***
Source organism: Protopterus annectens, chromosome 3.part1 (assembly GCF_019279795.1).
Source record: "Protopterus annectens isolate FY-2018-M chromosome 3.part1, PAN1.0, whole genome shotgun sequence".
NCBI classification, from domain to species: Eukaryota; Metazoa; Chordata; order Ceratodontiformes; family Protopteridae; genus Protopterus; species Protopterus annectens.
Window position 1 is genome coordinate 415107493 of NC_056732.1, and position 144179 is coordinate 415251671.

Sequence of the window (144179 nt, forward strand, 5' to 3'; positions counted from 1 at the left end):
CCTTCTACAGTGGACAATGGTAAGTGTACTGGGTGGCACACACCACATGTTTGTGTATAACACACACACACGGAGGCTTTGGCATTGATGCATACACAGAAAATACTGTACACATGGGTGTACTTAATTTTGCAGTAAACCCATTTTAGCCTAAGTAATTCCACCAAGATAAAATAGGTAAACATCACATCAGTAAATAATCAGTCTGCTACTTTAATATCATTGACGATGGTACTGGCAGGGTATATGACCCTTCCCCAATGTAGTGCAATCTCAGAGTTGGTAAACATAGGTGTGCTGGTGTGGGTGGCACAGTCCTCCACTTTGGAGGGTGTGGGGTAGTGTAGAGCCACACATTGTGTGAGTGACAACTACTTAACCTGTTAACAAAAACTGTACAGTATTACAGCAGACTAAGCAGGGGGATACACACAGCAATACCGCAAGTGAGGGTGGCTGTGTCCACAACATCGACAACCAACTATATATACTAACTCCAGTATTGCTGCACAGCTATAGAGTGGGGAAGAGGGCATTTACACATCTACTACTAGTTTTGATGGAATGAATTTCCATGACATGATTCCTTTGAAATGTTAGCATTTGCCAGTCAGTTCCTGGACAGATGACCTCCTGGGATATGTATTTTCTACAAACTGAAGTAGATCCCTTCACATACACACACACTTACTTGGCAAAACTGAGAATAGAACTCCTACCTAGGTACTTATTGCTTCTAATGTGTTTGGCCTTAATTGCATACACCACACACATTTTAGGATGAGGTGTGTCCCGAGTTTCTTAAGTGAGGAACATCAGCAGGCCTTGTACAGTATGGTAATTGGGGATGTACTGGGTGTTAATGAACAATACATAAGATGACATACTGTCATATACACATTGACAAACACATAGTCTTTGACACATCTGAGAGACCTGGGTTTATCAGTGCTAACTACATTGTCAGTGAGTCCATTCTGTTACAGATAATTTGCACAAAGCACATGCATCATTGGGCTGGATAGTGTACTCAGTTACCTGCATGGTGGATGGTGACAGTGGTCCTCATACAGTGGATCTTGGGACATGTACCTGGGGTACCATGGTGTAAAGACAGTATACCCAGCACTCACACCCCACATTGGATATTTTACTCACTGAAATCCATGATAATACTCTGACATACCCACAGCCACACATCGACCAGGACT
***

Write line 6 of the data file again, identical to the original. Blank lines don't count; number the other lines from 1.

CCTTCTACAGTGGACAATGGTAAGTGTACTGGGTGGCACACACCACATGTTTGTGTATAACACACACACACGGAGGCTTTGGCATTGATGCATACACAGAAAATACTGTACACATGGGTGTACTTAATTTTGCAGTAAACCCATTTTAGCCTAAGTAATTCCACCAAGATAAAATAGGTAAACATCACATCAGTAAATAATCAGTCTGCTACTTTAATATCATTGACGATGGTACTGGCAGGGTATATGACCCTTCCCCAATGTAGTGCAATCTCAGAGTTGGTAAACATAGGTGTGCTGGTGTGGGTGGCACAGTCCTCCACTTTGGAGGGTGTGGGGTAGTGTAGAGCCACACATTGTGTGAGTGACAACTACTTAACCTGTTAACAAAAACTGTACAGTATTACAGCAGACTAAGCAGGGGGATACACACAGCAATACCGCAAGTGAGGGTGGCTGTGTCCACAACATCGACAACCAACTATATATACTAACTCCAGTATTGCTGCACAGCTATAGAGTGGGGAAGAGGGCATTTACACATCTACTACTAGTTTTGATGGAATGAATTTCCATGACATGATTCCTTTGAAATGTTAGCATTTGCCAGTCAGTTCCTGGACAGATGACCTCCTGGGATATGTATTTTCTACAAACTGAAGTAGATCCCTTCACATACACACACACTTACTTGGCAAAACTGAGAATAGAACTCCTACCTAGGTACTTATTGCTTCTAATGTGTTTGGCCTTAATTGCATACACCACACACATTTTAGGATGAGGTGTGTCCCGAGTTTCTTAAGTGAGGAACATCAGCAGGCCTTGTACAGTATGGTAATTGGGGATGTACTGGGTGTTAATGAACAATACATAAGATGACATACTGTCATATACACATTGACAAACACATAGTCTTTGACACATCTGAGAGACCTGGGTTTATCAGTGCTAACTACATTGTCAGTGAGTCCATTCTGTTACAGATAATTTGCACAAAGCACATGCATCATTGGGCTGGATAGTGTACTCAGTTACCTGCATGGTGGATGGTGACAGTGGTCCTCATACAGTGGATCTTGGGACATGTACCTGGGGTACCATGGTGTAAAGACAGTATACCCAGCACTCACACCCCACATTGGATATTTTACTCACTGAAATCCATGATAATACTCTGACATACCCACAGCCACACATCGACCAGGACT